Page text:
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Requirements for the Performance Improvement Climb

June 10, 2013
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I was hiking out of Zermatt this past week, climbing up on the flanks of the Matterhorn.  Besides being engulfed by the staggering beauty of the area and honestly the intimidating presence of the Matterhorn (see the picture of the trail up)… I was also aware of my heart pumping.  There was no way to climb without my heart pumping harder.  My body simply needed more oxygen to be able to climb.  It’s the same in business with parallel demands on the pumping required when you want to improve performance.  There’s at least a dozen analogies that come to mind, but stay with me for three and see if I can give you at least one idea to use.

1. If you want to go up, you gotta pump, and keep on pumping.

When it comes to business, most people miss this.  So let’s go over it.  If you equate a climb to any improvement effort or process in business, most of the time you see people approaching the investment in a climb in a front-loaded manner; e.g. more investment at the front end of an improvement effort than in the middle or end phase.

In a way it would be like hyperventilating a bit as you get prepared for and start a climb, just to load up on oxygen.    The problem is, that after the first week (or 50 yards), you’ve used up the benefits of the initial pump (initial investment) and you need more investment to support the climb or improvement effort.

Think about it.  How many improvement efforts have you been in that the follow-up, the continuity, didn’t last a month, maybe even the 2nd week?  Probably far too many.  Something came up that supplanted the climb effort.  Diversions are like that, dissolving focus like a snowman in the rain.  So to avoid that, keep in mind that successful climbing requires continuing investment and more output from key resources to sustain the demands imposed by a climb.  More about what that exactly means in a minute.

2. Keep your head in the game.

The Matterhorn claims approximately one life a year as people attempt to scale its imposing faces.  It is deadly if you’re not paying attention.  But you don’t have to be hanging on for dear life on the side of  a sheet of ice and rock, to realize even in hiking you need to pay attention, your head needs to stay engaged in the process this step, the next step and a couple thousand steps after that.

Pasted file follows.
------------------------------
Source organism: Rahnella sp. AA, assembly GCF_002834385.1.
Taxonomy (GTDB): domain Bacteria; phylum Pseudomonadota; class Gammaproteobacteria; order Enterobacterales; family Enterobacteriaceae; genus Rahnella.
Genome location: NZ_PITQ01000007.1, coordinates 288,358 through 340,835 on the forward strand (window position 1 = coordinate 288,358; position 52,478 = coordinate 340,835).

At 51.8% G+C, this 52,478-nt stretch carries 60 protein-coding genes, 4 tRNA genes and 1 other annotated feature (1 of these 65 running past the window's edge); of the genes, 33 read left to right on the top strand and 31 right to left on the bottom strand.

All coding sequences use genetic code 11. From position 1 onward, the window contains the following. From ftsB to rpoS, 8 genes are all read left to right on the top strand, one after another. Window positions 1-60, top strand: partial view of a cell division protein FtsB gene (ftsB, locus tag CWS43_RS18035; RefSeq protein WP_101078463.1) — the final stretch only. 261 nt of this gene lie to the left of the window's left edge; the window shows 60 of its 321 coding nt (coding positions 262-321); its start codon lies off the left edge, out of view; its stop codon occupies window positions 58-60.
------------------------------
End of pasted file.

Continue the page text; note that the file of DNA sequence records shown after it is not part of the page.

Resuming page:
Despite the fact that hiking and climbing makes tremendous demands on your legs, your heart and lungs and your arms, it’s still a top down process.  Your brain needs to stay engaged, to stay focused, to be oriented and to inspire and drive the body forward and upward.  I’m writing this because the sponsor’s or author’s or senior manager kicking off a change effort is like the brain.  They have to stay engaged, involved, inspiring, as well as observant and responding to changes and threats, otherwise the climb doesn’t work.  At the worse, it causes a fall and death.  Climbing the Matterhorn is no place to be episodically engaged and neither is any change or “fix it” effort.

3.  The Results Pump 

Your heart and lungs are pumping to meet the requirements for what Jon Krakauer so aptly described in his book “Into Thin Air”.  So what’s the parallel in the business environment?  I’ve come up with the Results Pump model lately to help visualize and capture the pumping process required to support change efforts to improve performance.  You see boosting results and as a precursor to that, boosting visibility, require regular (if not weekly) pumping activity from the top down to keep the climb, the “lift” in place.  That pumping activity boils down to five very important weekly disciplines.  Here they are… now you know exactly what’s required:

  • Pump #1. Maintaining high visibility and clarity about projects, plans, processes and what creates the most value each week
  • Pump #2. Regular progress updates, structured to build engagement and critical thinking
  • Pump #3. Measuring actual versus planned progress, including delivering on commitments
  • Pump #4. Leveraging reviews with an analysis of trends and lessons learned
  • Pump #5. And finally active response, with adjustments and especially recognition for performance

It’s a lot of pumping to sustain a climb, isn’t it?  And for us it’s absolutely essential to have the right tools, the right technology in place to support all of it.  That’s why we tightly couple the process with ManagePro.

Call us if you are interested in discussing how to drive performance improvement in your work group or organization.  (707 487-3000).  We’re passionate about helping organizations improve performance using the Results Pump and ManagePro software.


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